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China’s Great Firewall is crude, slapdash, and surprisingly easy to breach. Here’s why it’s so effective anyway.
"The Connection Has Been Reset" [theatlantic.com]
Depending on how you look at it, the Chinese government’s attempt to rein in the Internet is crude and slapdash or ingenious and well crafted. When American technologists write about the control system, they tend to emphasize its limits. When Chinese citizens discuss it—at least with me—they tend to emphasize its strength. All of them are right, which makes the government’s approach to the Internet a nice proxy for its larger attempt to control people’s daily lives.
Disappointingly, “Great Firewall” is not really the right term for the Chinese government’s overall control strategy. China has indeed erected a firewall—a barrier to keep its Internet users from dealing easily with the outside world—but that is only one part of a larger, complex structure of monitoring and censorship. The official name for the entire approach, which is ostensibly a way to keep hackers and other rogue elements from harming Chinese Internet users, is the “Golden Shield Project.” Since that term is too creepy to bear repeating, I’ll use “the control system” for the overall strategy, which includes the “Great Firewall of China,” or GFW, as the means of screening contact with other countries.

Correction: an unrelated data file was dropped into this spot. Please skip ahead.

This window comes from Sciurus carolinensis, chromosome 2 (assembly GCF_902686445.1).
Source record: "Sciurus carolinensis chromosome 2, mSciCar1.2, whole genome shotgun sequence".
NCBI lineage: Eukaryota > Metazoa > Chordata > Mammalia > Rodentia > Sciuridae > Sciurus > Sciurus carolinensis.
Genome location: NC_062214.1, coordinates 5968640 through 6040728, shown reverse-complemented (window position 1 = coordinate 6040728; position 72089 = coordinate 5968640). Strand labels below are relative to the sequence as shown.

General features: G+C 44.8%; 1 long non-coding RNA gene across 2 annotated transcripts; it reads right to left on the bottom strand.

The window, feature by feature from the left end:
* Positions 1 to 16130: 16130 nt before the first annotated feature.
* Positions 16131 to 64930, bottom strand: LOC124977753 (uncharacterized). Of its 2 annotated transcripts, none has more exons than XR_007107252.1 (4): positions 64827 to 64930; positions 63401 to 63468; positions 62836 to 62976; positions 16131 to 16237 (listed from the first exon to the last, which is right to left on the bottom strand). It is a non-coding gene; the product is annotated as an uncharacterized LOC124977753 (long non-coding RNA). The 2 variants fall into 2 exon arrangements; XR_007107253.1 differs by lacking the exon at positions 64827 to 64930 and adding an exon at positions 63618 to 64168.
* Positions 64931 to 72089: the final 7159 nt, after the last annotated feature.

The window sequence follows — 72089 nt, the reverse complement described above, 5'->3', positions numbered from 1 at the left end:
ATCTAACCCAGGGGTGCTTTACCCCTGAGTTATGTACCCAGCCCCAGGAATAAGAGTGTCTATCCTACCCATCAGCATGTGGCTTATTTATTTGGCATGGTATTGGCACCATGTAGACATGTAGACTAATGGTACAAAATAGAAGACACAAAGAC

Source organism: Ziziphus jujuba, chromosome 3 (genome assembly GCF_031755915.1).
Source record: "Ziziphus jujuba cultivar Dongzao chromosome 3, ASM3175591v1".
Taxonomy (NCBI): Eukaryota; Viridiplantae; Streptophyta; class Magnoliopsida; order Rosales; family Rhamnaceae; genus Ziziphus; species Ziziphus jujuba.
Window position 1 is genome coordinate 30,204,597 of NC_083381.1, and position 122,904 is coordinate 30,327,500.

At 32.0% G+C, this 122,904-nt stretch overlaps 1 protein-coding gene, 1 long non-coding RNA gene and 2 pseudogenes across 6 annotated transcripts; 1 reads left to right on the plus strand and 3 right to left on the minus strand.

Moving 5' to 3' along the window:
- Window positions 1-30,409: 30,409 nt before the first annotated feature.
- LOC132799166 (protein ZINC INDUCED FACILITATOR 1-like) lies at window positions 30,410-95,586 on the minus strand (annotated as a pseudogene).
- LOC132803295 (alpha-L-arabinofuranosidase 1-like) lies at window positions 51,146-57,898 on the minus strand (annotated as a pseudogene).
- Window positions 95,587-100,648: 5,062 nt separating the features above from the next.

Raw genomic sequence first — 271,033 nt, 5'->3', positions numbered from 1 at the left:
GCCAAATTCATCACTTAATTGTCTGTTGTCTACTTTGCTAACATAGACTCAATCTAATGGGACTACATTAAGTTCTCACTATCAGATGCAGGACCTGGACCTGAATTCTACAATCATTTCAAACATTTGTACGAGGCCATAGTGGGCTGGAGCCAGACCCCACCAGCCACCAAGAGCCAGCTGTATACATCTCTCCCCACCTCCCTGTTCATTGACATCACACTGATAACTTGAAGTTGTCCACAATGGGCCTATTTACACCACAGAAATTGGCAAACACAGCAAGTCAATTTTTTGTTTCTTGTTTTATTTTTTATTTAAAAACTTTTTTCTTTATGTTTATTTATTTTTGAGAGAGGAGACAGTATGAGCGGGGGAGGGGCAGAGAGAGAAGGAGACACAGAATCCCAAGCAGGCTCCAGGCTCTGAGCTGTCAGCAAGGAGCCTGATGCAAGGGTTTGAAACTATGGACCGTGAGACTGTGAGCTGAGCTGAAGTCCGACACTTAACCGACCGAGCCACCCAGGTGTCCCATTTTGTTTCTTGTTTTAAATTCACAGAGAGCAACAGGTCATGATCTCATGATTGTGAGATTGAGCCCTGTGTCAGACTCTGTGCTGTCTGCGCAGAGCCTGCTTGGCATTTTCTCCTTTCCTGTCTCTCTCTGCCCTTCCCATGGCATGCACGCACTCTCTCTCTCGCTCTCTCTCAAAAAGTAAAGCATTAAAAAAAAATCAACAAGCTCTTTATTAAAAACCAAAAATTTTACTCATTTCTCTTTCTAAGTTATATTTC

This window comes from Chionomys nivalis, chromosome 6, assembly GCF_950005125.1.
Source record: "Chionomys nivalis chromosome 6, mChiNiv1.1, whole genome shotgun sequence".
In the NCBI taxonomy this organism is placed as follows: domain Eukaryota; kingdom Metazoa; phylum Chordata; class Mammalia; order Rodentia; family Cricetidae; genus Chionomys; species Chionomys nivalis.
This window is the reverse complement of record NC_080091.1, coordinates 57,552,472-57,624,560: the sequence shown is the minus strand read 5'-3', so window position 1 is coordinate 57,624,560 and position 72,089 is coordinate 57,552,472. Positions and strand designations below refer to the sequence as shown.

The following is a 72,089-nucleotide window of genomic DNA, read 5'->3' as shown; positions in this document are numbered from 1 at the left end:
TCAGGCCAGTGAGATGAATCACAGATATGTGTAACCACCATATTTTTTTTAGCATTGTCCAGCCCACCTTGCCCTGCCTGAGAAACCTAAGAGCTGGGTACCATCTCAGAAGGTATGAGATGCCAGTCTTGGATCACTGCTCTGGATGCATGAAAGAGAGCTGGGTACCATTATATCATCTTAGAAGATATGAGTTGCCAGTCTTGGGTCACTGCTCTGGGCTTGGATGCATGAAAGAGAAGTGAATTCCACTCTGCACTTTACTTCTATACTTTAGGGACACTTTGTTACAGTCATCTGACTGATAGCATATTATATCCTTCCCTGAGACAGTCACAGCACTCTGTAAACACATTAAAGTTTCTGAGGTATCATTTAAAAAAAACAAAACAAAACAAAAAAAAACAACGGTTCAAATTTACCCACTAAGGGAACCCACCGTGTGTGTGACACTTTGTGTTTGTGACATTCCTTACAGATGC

Also outlined in the article are the main ways in which sites and content are blocked in China: